From Rockets to Electric Cars: Marveling at Musk

America is brimming with entrepreneurs, young and old, already successful or dreaming of becoming so one day, famous or forgotten. But in my mind there is no more interesting entrepreneur alive today than Elon Musk.

Musk, who will soon be 37, was raised in South Africa (there is still a slight Afrikaans lilt in his voice), but left when he was about to be drafted into the apartheid army, traveling first to Canada, then down to Pennsylvania to attend grad school at Wharton.

Musk first became interested in technology at age 10, when his father gave him an early personal computer. Within two years, he had not only taught himself to program, but had already designed and was selling his first product, a computer game.

As prodigious as these accomplishments were, they are hardly unique in the nonconformist, genius-filled world of great entrepreneurs. Nor is the next part of the story: Accepted to Stanford to study for a doctorate in high energy physics, he lasted exactly two days before dropping out -- or as he told me, "I actually took a leave of absence and just haven't gone back yet." Nor even is the fact that Musk used his newly freed time to start a company, Zip2, an online service for news outlets, which he and his brother then sold to Compaq's AltaVista for $340 million.

There are, after all, numerous college (or grad school) dropouts who have made it big as tech entrepreneurs -- starting, of course, with Bill Gates and Paul Allen of Microsoft.

But here's where Musk begins to diverge from the traditional tech tycoon path.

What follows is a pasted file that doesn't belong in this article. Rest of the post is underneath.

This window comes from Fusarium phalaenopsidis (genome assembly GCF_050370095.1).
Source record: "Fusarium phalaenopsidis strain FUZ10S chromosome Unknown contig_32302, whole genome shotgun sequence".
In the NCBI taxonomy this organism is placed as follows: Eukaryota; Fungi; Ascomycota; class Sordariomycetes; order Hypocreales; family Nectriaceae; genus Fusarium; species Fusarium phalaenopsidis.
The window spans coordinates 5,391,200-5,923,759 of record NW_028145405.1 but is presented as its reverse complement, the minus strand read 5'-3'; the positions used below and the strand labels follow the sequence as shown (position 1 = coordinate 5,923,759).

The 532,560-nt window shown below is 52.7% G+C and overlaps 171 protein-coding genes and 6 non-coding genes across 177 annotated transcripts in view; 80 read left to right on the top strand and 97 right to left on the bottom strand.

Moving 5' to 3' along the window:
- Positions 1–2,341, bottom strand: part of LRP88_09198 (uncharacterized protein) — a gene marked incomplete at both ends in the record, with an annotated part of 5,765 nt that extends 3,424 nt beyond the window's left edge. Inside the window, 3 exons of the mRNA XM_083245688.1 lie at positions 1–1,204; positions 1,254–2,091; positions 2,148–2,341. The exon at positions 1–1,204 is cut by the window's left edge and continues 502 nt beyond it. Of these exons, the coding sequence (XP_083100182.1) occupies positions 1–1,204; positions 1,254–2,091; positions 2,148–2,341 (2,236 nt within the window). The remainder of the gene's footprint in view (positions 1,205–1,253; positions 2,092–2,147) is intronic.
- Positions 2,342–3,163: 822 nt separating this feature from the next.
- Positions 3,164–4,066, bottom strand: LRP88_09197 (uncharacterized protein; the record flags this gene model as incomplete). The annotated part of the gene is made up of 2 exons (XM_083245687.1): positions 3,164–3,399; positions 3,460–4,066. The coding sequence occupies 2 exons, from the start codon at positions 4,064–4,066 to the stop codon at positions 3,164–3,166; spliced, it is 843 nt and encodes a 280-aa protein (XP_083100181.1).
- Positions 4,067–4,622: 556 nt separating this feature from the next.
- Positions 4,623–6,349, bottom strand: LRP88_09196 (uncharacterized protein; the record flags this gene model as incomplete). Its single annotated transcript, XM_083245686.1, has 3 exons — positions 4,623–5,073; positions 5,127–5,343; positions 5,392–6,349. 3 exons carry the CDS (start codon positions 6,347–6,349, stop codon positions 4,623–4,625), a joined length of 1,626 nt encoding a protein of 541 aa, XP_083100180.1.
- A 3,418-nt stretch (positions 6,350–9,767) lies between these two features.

In 1999, after Zip2, Elon started a financial services company called X.com, which you've probably never heard of. But you have heard of the company X.com turned into: PayPal. And when PayPal was sold to eBay in late 2002, Musk walked away with more than $100 million.

At this point a typical serial entrepreneur/tycoon either goes off to pursue some personal crusade or goes back to starting new companies similar to the ones that made him or her successful.

But not Elon Musk. While still an undergraduate, he decided that there were three great entrepreneurial challenges in the world -- space exploration, solar power and energy conservation. Now, free and with a fortune in the bank, Elon has set out to tackle all three.

What makes Musk the most interesting modern entrepreneur is not that he attempted all of this -- entrepreneurs are nothing if not audacious -- but that he's actually succeeding. His three companies -- Tesla Motors, SpaceX and SolarCity -- are among the hottest startups on the planet, and the subject of intense international scrutiny. Even more amazing is that we're not talking chips, software and Web 2.0 here, but honest to goodness physical things … solar panels, automobiles, rockets.

This makes Musk, despite his comparatively young age, less of the Zuckerberg/Brinn/Williams/Levchin school of Web wizards, and more a throwback to the garage tinkerers of the 1920s and 30s. And if Musk pulls off all that he says he can do -- a successful line of electric cars, putting a man on Mars, etc. -- we may have to go back another half century for an even more amazing comparison: Elon Musk just may turn out to be our Edison.

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